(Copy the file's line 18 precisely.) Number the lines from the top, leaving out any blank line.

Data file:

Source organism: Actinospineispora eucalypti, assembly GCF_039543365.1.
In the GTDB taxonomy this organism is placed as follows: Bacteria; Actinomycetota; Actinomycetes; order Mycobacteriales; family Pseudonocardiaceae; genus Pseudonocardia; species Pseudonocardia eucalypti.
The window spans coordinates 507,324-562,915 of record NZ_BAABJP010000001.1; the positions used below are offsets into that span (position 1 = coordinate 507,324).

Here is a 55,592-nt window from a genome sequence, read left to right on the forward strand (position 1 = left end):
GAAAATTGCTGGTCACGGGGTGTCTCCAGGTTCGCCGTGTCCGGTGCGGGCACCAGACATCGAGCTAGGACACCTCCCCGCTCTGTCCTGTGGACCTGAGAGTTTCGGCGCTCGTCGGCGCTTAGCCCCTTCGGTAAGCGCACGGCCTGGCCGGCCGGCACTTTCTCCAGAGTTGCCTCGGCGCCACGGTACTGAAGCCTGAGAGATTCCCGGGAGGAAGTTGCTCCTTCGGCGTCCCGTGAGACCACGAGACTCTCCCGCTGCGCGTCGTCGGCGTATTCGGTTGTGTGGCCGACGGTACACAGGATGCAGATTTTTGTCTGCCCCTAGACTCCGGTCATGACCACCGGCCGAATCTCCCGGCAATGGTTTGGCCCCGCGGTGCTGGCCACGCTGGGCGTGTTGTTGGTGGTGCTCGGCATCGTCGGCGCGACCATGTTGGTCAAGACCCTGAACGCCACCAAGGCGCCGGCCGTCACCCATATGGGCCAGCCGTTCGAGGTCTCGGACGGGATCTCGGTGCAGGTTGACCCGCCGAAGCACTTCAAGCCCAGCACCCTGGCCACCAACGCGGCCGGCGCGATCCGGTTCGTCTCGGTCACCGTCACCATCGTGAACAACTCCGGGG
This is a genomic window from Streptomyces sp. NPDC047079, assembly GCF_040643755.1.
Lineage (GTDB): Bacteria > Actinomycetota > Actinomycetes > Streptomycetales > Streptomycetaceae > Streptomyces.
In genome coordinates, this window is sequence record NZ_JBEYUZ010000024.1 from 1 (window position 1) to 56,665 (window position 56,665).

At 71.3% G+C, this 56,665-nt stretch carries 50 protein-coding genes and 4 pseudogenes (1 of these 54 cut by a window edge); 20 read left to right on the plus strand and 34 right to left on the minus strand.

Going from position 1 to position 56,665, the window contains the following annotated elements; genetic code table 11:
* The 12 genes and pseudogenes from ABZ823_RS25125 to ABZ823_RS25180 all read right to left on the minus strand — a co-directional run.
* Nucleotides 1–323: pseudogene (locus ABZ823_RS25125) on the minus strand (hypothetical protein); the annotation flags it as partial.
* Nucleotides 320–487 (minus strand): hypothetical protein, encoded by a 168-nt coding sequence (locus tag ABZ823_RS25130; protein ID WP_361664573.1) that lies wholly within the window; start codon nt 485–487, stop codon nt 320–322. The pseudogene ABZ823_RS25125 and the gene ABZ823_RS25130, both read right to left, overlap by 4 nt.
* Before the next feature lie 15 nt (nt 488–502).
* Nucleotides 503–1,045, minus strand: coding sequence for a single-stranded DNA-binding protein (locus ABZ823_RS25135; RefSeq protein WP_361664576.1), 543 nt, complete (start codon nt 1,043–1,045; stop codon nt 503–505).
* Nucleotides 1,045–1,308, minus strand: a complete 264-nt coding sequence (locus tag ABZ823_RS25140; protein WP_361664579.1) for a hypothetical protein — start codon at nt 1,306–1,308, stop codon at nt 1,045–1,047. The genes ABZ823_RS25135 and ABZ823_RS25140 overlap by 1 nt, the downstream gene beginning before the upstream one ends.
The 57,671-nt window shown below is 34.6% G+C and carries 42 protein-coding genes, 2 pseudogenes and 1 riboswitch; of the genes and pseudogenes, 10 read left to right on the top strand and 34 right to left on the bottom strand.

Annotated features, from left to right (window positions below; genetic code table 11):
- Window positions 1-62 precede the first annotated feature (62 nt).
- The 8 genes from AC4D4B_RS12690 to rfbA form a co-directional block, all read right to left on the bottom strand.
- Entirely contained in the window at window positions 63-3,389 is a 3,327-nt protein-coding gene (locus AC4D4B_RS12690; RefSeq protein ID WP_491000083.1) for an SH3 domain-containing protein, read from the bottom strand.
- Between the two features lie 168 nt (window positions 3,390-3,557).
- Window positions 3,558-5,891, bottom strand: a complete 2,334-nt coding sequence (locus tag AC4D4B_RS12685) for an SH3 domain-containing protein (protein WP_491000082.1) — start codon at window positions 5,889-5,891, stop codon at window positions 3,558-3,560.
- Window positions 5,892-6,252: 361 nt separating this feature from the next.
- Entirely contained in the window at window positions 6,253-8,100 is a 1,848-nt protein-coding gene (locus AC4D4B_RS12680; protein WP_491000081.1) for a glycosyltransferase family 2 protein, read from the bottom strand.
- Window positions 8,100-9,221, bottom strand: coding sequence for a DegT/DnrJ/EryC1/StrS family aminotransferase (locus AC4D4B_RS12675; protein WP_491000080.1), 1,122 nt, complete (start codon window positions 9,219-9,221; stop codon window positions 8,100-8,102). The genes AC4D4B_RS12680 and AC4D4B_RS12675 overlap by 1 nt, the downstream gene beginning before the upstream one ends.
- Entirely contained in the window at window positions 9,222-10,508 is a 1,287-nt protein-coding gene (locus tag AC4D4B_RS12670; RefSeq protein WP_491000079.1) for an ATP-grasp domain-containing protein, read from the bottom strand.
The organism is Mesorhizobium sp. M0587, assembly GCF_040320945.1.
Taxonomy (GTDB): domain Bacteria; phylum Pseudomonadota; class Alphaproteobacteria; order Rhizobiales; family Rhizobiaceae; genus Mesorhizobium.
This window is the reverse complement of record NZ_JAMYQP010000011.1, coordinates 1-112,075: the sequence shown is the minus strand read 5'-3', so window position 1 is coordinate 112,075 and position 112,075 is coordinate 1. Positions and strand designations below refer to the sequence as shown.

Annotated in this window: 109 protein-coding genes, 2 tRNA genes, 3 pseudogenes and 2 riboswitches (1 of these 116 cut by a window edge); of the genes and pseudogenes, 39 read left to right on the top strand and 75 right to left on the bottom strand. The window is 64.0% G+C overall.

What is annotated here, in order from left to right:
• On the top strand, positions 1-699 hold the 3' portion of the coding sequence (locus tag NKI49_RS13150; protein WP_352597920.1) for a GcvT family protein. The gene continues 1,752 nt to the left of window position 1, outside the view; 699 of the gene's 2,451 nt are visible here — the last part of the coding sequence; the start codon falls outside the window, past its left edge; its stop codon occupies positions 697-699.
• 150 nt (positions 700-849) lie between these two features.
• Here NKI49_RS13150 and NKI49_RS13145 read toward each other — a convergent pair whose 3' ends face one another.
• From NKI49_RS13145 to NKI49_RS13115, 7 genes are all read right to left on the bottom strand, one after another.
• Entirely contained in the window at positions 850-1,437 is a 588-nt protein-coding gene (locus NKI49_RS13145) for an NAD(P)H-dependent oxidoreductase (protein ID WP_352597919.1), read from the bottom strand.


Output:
Annotated features, from left to right (window positions below; genetic code table 11):